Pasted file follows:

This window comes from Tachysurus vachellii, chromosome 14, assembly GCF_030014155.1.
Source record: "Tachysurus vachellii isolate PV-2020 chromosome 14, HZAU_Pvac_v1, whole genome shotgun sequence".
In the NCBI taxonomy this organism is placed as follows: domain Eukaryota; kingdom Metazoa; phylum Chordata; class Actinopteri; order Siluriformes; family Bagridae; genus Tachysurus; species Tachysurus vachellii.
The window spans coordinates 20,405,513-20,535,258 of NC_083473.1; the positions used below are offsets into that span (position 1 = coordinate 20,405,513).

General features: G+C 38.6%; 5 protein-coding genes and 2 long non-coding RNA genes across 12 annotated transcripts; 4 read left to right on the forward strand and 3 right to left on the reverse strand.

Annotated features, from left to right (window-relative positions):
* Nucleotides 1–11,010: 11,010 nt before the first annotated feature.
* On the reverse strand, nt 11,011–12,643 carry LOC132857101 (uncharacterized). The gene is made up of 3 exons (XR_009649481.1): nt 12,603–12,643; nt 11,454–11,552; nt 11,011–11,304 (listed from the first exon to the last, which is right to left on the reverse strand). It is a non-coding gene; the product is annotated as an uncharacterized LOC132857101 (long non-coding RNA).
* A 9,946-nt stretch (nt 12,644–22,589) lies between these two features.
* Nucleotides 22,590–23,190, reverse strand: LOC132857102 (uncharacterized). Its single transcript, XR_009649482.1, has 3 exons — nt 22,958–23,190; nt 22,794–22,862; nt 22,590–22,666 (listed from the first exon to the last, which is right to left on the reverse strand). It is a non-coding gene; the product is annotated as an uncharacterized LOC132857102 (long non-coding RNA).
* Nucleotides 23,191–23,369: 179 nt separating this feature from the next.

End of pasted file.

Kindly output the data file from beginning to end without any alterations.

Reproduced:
This window comes from Tachysurus vachellii, chromosome 14, assembly GCF_030014155.1.
Source record: "Tachysurus vachellii isolate PV-2020 chromosome 14, HZAU_Pvac_v1, whole genome shotgun sequence".
In the NCBI taxonomy this organism is placed as follows: domain Eukaryota; kingdom Metazoa; phylum Chordata; class Actinopteri; order Siluriformes; family Bagridae; genus Tachysurus; species Tachysurus vachellii.
The window spans coordinates 20,405,513-20,535,258 of NC_083473.1; the positions used below are offsets into that span (position 1 = coordinate 20,405,513).

General features: G+C 38.6%; 5 protein-coding genes and 2 long non-coding RNA genes across 12 annotated transcripts; 4 read left to right on the forward strand and 3 right to left on the reverse strand.

Annotated features, from left to right (window-relative positions):
* Nucleotides 1–11,010: 11,010 nt before the first annotated feature.
* On the reverse strand, nt 11,011–12,643 carry LOC132857101 (uncharacterized). The gene is made up of 3 exons (XR_009649481.1): nt 12,603–12,643; nt 11,454–11,552; nt 11,011–11,304 (listed from the first exon to the last, which is right to left on the reverse strand). It is a non-coding gene; the product is annotated as an uncharacterized LOC132857101 (long non-coding RNA).
* A 9,946-nt stretch (nt 12,644–22,589) lies between these two features.
* Nucleotides 22,590–23,190, reverse strand: LOC132857102 (uncharacterized). Its single transcript, XR_009649482.1, has 3 exons — nt 22,958–23,190; nt 22,794–22,862; nt 22,590–22,666 (listed from the first exon to the last, which is right to left on the reverse strand). It is a non-coding gene; the product is annotated as an uncharacterized LOC132857102 (long non-coding RNA).
* Nucleotides 23,191–23,369: 179 nt separating this feature from the next.